The stablecoin universe is so far dominated by two main tokens, Tether and USD Coin. Tether is already more than 60 percent of the total stablecoins currently issued, worth about $100 billion.
Stablecoin Tether went under intensifying regulatory and public wrath following reports that no independent entity could validate the $69-billion reserves backing the coin.
According to Coinmarketcap, Tether’s trading volume fell almost 14 percent in the last 24 hours.
“Exactly how Tether is backed, or if it’s truly backed at all, has always been a mystery. For years, a persistent group of critics has argued that, despite the company’s assurances, Tether Holdings doesn’t have enough assets to maintain the 1-to-1 exchange rate, meaning its coin is essentially a fraud,” a Bloomberg report said.
Stablecoins are, in essence, designed to have a fixed value that is pegged to a commodity or crypto. Tether is tied to the US dollar. This means that each issuance of Tether requires cash-back.
The company issued 48 billion Tethers in 2021. Each Tether is worth $1. Despite repeated assurances from the company, the picture remains hazy. Is the company able to provide the financial support necessary to address all of these problems? What happens if everyone decides to liquidate their investment in the same day? The firm does not have a clear and concise answer.
Tether reacted to this tired attempt to undermine credibility and authenticity of stablecoin by citing its quarterly audit reports and audits.
Tether’s coins are worth nearly $69 billion. This puts it in line with the valuations of some of the biggest banks in America and around the globe. Tether, unlike most banks that have investor protections in place in case of defaults (which are common with all banks), seems to lack them. According to reports, if Tether were to collapse, it would lead to a financial crisis that could reach almost $2.3 trillion.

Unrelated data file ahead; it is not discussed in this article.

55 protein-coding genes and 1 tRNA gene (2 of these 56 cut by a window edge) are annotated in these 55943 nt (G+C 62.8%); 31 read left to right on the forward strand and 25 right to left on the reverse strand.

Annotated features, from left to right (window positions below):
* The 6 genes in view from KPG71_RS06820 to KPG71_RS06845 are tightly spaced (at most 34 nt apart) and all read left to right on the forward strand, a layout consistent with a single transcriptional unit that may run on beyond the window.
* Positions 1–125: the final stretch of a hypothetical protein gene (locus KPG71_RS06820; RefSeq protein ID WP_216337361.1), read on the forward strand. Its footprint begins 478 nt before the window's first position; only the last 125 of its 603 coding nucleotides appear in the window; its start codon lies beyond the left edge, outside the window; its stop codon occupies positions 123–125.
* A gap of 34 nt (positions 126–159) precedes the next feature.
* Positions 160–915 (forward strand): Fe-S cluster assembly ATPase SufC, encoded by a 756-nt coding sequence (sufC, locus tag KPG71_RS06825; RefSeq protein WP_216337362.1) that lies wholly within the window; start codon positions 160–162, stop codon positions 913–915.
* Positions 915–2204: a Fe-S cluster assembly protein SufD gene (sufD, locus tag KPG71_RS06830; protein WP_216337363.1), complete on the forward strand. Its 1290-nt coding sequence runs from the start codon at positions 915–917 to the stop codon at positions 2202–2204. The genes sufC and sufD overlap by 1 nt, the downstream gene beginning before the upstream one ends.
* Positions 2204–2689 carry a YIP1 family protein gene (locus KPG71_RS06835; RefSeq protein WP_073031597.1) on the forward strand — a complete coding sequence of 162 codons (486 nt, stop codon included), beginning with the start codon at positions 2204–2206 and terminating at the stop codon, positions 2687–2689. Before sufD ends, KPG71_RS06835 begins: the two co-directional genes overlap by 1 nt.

According to the June 30th independent auditor report, “The group’s assets exceed its liabilities” and “The reserves of the group for its digital assets issued exceeds what is required to redeem digital asset tokens,” the last audit report for the stablecoin stated that the group’s consolidated assets exceeded its consolidated liabilities.
The website claims that $30 billion was invested in commercial paper. However, the backing for the claim is not there. Similar fate awaits the company’s claims that it is registered with British Virgin Island Financial Regulator. This denial denies the claim.
Bloomberg reported that only one Bahamas-based bank was confirmed to be working with Tether. The report claimed that the bank had made major investments in Chinese entities, and issued crypto-backed loans in excess of $2.5 million. Tether denied any investments in Evergrande, the Chinese real estate company that is currently in trouble, but it refused to confirm whether it had other investments.
Tether’s Bahamas-based bank has a paper trail that leads to a tiny investment of $15 billion in cash or low-risk bonds. However, this is less than 25% of its $69 billion cumulative reserve.
The US justice department launched an investigation earlier this year to determine whether Tether executives, including Giancarlo devasini, had concealed the true nature and financial details of certain transactions.
Together with iFinex which runs the crypto exchange Bitfinex the firm reached a $18.5 million settlement with New York Attorney General. The settlement covers claims that the firm never had reserves to back stablecoins and that it had manipulated funds in order to cover $850 billion worth of losses.